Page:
Interview: Nikki Finke

After a distinguished and sometimes controversial journalism career that included stints at the AP, the LA Times, and the New York Post, Nikki Finke landed at the alternative LA Weekly.

After a distinguished and sometimes controversial journalism career that included stints at the AP, the LA Times, and the New York Post, Nikki Finke landed at the alternative LA Weekly.

JOURNALIST Q&A: Nikki Finke

After a distinguished and sometimes controversial journalism career that included stints at the AP, the LA Times, and the New York Post, Nikki Finke landed at the alternative LA Weekly. She now pens the famously acid "Deadline Hollywood" column that targets entertainment moguls, media, and mediocrity.

PRWeek: How and why did you first get into journalism?

Nikki Finke: I'd gone to small, private schools that didn't even have a student newspaper. When I got to Wellesley, I found that the most interesting people worked for the college newspaper, and I became editor-in-chief of the paper. But I still wanted to go into politics; I didn't want to go into journalism. My thoughts were perhaps to be a diplomat, which is really interesting considering how undiplomatic I am now. My first year out of school, I worked in the office of Congressman Ed Koch, before he became mayor [of NY]. And I saw how the politicians genuflected to the press. And I realized where the power truly lay. And I decided "You know what? I do want to do this." It was after Woodward and Bernstein, so everybody and their mother wanted to be a journalist. It was not easy, but I pounded the pavement and found a job.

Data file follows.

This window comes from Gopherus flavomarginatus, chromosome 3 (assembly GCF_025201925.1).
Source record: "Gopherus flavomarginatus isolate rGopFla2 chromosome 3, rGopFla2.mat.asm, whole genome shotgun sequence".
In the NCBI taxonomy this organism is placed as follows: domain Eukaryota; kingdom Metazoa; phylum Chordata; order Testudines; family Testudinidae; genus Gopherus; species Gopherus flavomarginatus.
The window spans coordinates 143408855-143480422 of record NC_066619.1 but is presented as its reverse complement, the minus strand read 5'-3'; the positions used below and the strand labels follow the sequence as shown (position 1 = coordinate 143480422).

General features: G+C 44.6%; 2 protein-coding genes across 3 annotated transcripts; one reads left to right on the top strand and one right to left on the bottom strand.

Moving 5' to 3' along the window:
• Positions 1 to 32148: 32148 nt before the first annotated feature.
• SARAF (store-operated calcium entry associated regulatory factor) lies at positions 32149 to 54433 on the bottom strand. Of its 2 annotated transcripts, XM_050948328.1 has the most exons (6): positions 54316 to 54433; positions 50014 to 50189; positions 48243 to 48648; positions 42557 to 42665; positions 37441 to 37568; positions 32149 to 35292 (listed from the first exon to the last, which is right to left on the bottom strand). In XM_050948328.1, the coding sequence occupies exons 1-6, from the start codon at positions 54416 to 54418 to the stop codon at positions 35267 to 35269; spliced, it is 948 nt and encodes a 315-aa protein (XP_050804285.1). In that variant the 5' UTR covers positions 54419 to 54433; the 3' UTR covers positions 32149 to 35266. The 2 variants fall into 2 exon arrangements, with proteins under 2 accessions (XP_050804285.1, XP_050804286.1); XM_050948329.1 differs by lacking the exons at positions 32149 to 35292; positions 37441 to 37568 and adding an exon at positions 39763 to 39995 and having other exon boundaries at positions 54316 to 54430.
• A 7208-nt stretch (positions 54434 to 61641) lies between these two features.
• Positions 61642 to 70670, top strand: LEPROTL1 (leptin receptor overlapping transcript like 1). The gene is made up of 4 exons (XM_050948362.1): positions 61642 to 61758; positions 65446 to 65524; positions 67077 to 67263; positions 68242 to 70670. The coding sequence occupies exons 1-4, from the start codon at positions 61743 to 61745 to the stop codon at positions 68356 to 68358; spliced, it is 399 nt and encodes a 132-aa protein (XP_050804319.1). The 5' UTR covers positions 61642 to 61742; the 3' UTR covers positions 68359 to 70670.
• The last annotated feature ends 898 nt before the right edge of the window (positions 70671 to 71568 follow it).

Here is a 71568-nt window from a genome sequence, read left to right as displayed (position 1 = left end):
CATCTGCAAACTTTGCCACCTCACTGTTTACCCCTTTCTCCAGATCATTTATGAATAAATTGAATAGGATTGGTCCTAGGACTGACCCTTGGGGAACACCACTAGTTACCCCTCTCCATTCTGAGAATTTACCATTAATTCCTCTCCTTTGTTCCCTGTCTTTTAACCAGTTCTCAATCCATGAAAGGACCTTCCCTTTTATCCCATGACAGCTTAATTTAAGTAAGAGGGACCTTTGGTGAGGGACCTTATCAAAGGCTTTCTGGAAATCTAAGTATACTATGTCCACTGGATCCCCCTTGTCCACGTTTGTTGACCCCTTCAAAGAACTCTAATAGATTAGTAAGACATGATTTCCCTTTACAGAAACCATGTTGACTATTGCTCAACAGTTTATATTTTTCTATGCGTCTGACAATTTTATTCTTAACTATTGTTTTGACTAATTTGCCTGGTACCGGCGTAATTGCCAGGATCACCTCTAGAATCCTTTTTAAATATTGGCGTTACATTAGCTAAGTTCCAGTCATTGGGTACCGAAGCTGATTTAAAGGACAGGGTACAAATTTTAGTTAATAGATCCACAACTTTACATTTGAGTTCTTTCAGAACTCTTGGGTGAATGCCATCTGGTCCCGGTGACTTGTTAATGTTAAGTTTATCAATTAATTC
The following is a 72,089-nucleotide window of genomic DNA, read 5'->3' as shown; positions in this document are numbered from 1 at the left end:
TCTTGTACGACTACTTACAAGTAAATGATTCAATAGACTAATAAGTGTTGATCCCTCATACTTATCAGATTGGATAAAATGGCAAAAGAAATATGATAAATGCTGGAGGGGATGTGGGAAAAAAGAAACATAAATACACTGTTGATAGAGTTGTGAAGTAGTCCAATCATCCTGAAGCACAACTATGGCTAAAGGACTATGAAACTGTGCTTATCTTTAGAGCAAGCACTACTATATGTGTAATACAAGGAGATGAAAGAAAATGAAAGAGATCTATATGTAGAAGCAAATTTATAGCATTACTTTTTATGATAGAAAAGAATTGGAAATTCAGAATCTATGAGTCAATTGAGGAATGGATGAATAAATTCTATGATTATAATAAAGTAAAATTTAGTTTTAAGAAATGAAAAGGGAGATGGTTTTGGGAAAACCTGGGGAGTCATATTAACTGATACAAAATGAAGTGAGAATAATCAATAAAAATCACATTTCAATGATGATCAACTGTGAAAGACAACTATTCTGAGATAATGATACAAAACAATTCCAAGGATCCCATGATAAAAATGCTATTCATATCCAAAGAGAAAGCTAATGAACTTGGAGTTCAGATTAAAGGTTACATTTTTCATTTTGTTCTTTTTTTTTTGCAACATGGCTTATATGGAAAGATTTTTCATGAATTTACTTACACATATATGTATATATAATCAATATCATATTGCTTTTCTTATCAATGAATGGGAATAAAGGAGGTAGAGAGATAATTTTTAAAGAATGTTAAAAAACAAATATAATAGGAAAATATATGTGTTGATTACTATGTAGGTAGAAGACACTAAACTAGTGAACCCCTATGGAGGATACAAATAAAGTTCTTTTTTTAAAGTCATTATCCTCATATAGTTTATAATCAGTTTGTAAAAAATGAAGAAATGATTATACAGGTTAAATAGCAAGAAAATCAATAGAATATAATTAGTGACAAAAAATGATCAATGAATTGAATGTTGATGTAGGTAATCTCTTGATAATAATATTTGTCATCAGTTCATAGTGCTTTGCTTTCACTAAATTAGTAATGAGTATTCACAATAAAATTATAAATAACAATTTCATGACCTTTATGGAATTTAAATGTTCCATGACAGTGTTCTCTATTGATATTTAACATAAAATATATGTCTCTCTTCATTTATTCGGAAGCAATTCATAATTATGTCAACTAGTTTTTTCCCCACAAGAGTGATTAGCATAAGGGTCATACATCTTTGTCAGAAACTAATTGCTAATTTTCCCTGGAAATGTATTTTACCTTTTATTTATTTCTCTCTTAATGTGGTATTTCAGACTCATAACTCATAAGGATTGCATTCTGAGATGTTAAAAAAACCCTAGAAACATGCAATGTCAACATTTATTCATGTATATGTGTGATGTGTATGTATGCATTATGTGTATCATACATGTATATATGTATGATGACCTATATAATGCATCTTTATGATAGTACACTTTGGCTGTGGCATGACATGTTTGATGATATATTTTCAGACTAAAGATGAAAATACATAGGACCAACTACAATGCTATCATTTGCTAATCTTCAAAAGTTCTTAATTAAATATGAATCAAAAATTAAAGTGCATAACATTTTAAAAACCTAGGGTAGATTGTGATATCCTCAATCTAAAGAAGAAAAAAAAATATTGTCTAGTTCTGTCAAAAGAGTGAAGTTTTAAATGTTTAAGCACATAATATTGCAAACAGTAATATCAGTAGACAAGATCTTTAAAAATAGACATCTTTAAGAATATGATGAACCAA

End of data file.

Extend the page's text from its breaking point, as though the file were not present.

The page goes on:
PRWeek: Why did you decide to move to an alternative weekly?

Finke: Finke: I can't say I chose to go to an alternative weekly; it's what happened. But I do believe that things happen for a reason. And I think that this has been one of the best career moves for me at this time and place in my career. I've never experienced the thrilling kind of freedom that an alternative weekly gives me in terms of my opinions. I can write anything I want. I can say anything I want. I can take any stand I want. The controversy is encouraged, not discouraged. I always liked being provocative in my writing, but I get to take it to the nth degree at LA Weekly. Sometimes I liken it to taking a truth serum. I've always found it very hard, and frankly I chafed, when I had mainstream media's bit in my mouth about having to write about the entertainment business, the media business, the big media business in a non-controversial way. Because I think these are very controversial industries, filled with very controversial people, doing very controversial things, and I like exposing that.

PRWeek: What's your opinion on the current state of entertainment reporting in America?